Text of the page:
Tuesday, June 29, 2010
Dog Trainer Robert Cabral’s 10 Tips on How to Keep Your Dog Calm and Safe During Fourth of July Celebrations
“Loud sounds are a trigger for dogs to run or panic,” says Robert Cabral, a Malibu-based dog trainer/behaviorist known for his “Black Belt Dog Training” (http://www.blackbeltdogtraining.com) and for his national nonprofit organization Bound Angels.org.
Other reactions, Cabral adds, include dangerous stress levels and out-of-control panting. “The reality is that fireworks are part of the holiday celebration so it is incumbent for dog owners to know how to prepare and deal effectively with the situation.”
Here are Cabral’s 10 tips for how to help your dog cope with Fourth of July celebrations:
1. Do not leave your dog alone, especially outside during fireworks displays. If you absolutely must leave your dog, leave a TV or radio playing.
2. Do not coddle or hug your dog if your dog becomes scared or distressed -- this tends to make dogs think that their actions are justified. Be strong, talk in a normal tone and remain indifferent to the noise.
3. Do find an alternative to the noise, be it playing an instrument, listening to a news program or playing an entertaining DVD. This can serve as a positive distraction for your dog.
4. Do keep all windows and doors closed to keep the sound out.
5. Do not take your dog for a walk during fireworks celebrations.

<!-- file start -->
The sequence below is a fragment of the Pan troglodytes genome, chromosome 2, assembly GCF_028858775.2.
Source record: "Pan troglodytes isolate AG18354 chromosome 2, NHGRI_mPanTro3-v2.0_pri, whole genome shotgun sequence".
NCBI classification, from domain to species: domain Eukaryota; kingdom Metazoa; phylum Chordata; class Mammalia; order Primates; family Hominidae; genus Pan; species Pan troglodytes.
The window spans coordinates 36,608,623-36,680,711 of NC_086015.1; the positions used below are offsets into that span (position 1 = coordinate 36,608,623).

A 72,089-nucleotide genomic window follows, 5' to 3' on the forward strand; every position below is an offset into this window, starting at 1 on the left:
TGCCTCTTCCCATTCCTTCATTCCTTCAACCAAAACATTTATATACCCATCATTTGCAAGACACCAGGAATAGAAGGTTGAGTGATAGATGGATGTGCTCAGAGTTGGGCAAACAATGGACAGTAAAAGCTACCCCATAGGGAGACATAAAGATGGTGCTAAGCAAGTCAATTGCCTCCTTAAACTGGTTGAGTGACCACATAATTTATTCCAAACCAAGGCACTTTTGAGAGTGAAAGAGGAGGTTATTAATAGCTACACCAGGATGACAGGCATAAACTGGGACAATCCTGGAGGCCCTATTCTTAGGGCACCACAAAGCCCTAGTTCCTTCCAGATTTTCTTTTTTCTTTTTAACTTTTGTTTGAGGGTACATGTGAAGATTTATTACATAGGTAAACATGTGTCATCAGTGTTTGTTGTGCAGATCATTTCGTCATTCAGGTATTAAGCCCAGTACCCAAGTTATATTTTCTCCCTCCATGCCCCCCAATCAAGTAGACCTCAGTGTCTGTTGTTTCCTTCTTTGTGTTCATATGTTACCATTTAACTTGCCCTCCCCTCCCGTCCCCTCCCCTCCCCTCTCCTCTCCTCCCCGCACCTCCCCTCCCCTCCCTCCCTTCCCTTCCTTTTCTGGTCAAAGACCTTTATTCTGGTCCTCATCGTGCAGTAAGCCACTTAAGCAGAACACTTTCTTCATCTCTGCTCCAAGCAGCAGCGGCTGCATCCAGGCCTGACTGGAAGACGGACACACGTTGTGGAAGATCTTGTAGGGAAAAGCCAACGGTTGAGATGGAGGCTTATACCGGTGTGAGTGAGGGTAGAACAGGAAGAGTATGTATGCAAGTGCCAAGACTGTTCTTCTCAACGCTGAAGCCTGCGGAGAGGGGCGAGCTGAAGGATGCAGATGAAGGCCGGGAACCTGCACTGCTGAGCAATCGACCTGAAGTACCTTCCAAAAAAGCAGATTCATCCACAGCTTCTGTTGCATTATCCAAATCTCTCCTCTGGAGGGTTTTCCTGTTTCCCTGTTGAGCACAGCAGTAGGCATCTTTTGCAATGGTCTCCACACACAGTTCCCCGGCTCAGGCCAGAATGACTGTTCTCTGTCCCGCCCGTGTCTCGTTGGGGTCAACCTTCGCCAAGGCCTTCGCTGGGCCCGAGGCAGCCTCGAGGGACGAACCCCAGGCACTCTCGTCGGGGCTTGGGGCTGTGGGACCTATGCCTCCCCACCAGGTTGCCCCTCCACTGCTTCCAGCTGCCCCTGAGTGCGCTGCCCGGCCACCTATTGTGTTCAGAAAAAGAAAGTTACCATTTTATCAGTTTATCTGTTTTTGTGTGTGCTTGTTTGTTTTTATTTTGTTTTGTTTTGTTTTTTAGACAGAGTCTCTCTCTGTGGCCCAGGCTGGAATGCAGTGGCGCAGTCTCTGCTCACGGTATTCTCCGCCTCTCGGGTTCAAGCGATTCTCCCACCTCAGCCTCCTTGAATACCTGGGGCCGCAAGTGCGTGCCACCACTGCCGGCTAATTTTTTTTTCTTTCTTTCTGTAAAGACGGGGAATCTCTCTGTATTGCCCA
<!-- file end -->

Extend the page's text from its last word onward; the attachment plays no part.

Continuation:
6. Do feed your dog long before the time for fireworks.
7. Do give your dog a special toy to play with during fireworks.
8. Do make sure your dog keeps a normal schedule the day of the fireworks.
9. Do plan to keep your dog away from strange dogs or dogs that may excite him during the fireworks.
10. Do keep your dog away from unfamiliar people before and during the fireworks.
With proper planning, says Cabral, the Fourth of July can be a safe and fun holiday for pets and their owners. For more information, please visit www.blackbeltdogtraining.com.
About Robert Cabral
Robert Cabral is a professional dog behaviorist and trainer with a background in Japanese Martial Arts. He applies many of those principles in his Black Belt Dog Training, a Zen-like approach to transform dogs with difficult behavior patterns. In addition, his passion is the nonprofit he founded called Bound Angels (boundangels.org and boundangels.tv), which is dedicated to giving a voice to animals, in particular those living in our nation’s shelters at risk of being killed: some for bad behavior, some just because they are no longer wanted. Robert has worked with countless shelter dogs, and as a result of his work, these animals have found loving homes. He also serves on the advisory board for K9 Connection in Los Angeles where he tests their dogs and speaks to at-risk teens and those in foster care about animal behavior.